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Court Cuts: When a judge’s ‘naughty smile’ disposed of 3 challenges to President’s rule in just 3 minutes

Could this be Justice Misra's 'naughty smile by any chance?
Could this be Justice Misra's 'naughty smile by any chance?

A Supreme Court bench of justices JS Khehar and Dipak Misra today disposed of three writ petitions challenging President’s rule in Arunachal Pradesh, which was imposed on 26 January, as infructuous.

The bench took just three minutes to do so.

As the judges assembled at 3:45 pm at Court No 3, Justice Khehar could be seen smiling at those assembled including the Attorney General, Mukul Rohatgi, as if it was all a formality.

Once Justice Khehar dictated the order disposing of the petitions, he turned to Justice Dipak Misra, who was still smiling. He then told the court, saying: “My colleague is having a naughty smile. Anyway, let me ask him about it later.”

At that point Justice Khehar noticed that the AG was trying to say something. When Khehar asked the AG to say it, Rohatgi answered: “It is all a circus. Somebody dies, and this party has nobody.”

Khehar quipped, not missing a beat: “That is politics.”

The writ petitions, filed by the then chief whip of the Congress Party in Arunachal Pradesh, Rajesh Tacho, the former chief minister, Nabam Tuki, and the then Government spokesman, Bamang Felix, against the imposition of President’s rule on 26 January in the state, were taken up for hearing only today.

In January, the five-judge Constitution Bench was hearing the petitions challenging the action of the then Governor, Jyoti Prasad Rajkhowa, in advancing the assembly session by one month, so that Tuki could demonstrate his majority. The bench had then felt that it would hear the three writ petitions challenging the President’s rule later, if necessary.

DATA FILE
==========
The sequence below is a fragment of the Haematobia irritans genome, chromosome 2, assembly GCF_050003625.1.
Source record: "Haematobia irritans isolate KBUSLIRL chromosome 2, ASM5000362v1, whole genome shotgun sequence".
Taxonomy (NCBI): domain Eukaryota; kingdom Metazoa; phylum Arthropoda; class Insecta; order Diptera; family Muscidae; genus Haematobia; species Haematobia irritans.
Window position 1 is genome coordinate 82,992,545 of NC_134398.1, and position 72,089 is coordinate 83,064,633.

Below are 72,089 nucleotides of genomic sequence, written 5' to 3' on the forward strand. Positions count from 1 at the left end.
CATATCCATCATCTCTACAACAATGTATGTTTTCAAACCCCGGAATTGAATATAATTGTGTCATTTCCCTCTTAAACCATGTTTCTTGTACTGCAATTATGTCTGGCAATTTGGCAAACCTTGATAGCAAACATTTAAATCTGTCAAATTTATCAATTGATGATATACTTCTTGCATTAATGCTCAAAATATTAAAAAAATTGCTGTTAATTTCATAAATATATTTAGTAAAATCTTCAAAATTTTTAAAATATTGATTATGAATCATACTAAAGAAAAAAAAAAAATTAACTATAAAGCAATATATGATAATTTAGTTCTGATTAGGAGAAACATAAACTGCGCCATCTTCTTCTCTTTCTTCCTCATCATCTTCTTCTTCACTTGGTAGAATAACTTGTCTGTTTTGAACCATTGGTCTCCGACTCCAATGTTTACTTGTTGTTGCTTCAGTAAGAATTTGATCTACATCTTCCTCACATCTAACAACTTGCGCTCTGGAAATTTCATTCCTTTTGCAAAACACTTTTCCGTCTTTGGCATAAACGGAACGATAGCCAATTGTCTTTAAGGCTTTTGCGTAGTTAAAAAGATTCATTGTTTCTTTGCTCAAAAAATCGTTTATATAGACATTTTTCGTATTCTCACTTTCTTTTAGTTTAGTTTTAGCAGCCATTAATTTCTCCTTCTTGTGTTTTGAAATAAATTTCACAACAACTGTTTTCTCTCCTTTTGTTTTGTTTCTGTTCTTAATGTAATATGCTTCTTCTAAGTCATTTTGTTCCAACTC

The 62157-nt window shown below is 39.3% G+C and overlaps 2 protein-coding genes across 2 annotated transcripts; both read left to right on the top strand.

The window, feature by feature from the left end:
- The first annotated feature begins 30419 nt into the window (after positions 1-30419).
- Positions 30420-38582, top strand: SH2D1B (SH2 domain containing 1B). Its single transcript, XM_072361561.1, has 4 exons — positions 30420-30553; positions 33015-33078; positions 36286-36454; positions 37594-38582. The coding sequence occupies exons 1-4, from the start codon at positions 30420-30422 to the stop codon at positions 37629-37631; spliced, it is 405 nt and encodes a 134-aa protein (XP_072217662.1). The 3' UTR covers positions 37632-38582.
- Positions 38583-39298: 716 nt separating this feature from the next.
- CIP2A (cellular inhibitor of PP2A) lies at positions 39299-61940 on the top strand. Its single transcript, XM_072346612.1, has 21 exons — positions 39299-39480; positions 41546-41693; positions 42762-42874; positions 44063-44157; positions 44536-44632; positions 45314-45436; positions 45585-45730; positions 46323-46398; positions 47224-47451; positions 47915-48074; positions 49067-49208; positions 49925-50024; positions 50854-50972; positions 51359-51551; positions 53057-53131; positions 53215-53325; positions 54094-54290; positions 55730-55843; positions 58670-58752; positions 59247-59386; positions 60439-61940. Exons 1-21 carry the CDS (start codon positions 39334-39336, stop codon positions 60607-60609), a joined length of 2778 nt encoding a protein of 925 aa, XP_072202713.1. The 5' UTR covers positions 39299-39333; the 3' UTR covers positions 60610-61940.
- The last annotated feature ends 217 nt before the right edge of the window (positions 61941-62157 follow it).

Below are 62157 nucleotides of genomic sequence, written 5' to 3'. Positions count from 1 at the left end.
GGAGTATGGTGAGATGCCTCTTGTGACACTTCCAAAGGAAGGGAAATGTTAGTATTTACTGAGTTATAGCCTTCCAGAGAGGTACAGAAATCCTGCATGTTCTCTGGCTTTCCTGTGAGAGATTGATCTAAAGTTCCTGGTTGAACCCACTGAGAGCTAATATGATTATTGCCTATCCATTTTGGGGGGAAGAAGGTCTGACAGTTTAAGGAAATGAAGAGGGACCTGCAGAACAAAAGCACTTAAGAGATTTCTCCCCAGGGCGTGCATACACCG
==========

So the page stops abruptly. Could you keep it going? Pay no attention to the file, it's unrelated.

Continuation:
The bench did not find it necessary to rule on the merits of the President’s rule, as the ousted Government was in any case, restored to office.

Meanwhile, President’s rule was revoked on 19 February, paving the way for the swearing in of a rebel leader, Kalikho Pul as the chief minister. Subsequently, the Constitution bench restored Tuki to the office of the chief minister.

But Tuki resigned, followed by the rise of Pema Khandu as the new chief minister, who brought about unity within the ruling Congress.

Tragically, the interim chief minister, Pul committed suicide, unable to reconcile to the loss of his office to Tuki, and then to Khandu, following the Supreme court’s verdict.

Ironically, the ruling Congress suffered another setback recently when the entire Congress legislature party, except Tuki, merged with the Arunachal People’s Party, which enjoys the support of the opposition Bharatiya Janata Party, with Khandu continuing to be the chief minister.

These successive and dramatic developments in the state politics crossed the minds of the Judges as well as those assembled in the court room, when the case was consigned to the archives as a formality, today.

Quite naturally, the judges and counsel present could not avoid a “naughty smile” over the initial excitement in the case caused by the tumultuous developments in January, only to lead to a quiet burial in late September, as a result of the quicksand of politics.

Unfortunately, none of the high-profile senior advocates who represented the petitioners in January were present today to witness the “naughty smile” among the judges.

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